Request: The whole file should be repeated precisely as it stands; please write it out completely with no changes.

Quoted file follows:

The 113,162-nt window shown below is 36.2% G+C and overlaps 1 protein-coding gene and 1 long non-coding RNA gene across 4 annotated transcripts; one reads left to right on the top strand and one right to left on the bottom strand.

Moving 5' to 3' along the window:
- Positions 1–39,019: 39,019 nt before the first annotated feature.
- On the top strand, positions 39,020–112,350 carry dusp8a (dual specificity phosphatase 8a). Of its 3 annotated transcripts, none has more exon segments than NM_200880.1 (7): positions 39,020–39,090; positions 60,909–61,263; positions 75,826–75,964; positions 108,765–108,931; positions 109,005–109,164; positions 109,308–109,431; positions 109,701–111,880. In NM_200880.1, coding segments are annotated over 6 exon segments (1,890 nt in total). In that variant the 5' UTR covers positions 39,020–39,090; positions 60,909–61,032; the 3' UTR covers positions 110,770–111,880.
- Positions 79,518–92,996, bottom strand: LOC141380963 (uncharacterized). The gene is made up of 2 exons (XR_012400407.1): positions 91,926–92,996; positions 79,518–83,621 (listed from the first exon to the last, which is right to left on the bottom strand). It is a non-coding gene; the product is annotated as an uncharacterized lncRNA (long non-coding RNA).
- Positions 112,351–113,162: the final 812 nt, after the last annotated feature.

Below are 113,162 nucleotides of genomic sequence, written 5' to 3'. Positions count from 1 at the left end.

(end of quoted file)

The 113,162-nt window shown below is 36.2% G+C and overlaps 1 protein-coding gene and 1 long non-coding RNA gene across 4 annotated transcripts; one reads left to right on the top strand and one right to left on the bottom strand.

Moving 5' to 3' along the window:
- Positions 1–39,019: 39,019 nt before the first annotated feature.
- On the top strand, positions 39,020–112,350 carry dusp8a (dual specificity phosphatase 8a). Of its 3 annotated transcripts, none has more exon segments than NM_200880.1 (7): positions 39,020–39,090; positions 60,909–61,263; positions 75,826–75,964; positions 108,765–108,931; positions 109,005–109,164; positions 109,308–109,431; positions 109,701–111,880. In NM_200880.1, coding segments are annotated over 6 exon segments (1,890 nt in total). In that variant the 5' UTR covers positions 39,020–39,090; positions 60,909–61,032; the 3' UTR covers positions 110,770–111,880.
- Positions 79,518–92,996, bottom strand: LOC141380963 (uncharacterized). The gene is made up of 2 exons (XR_012400407.1): positions 91,926–92,996; positions 79,518–83,621 (listed from the first exon to the last, which is right to left on the bottom strand). It is a non-coding gene; the product is annotated as an uncharacterized lncRNA (long non-coding RNA).
- Positions 112,351–113,162: the final 812 nt, after the last annotated feature.

Below are 113,162 nucleotides of genomic sequence, written 5' to 3'. Positions count from 1 at the left end.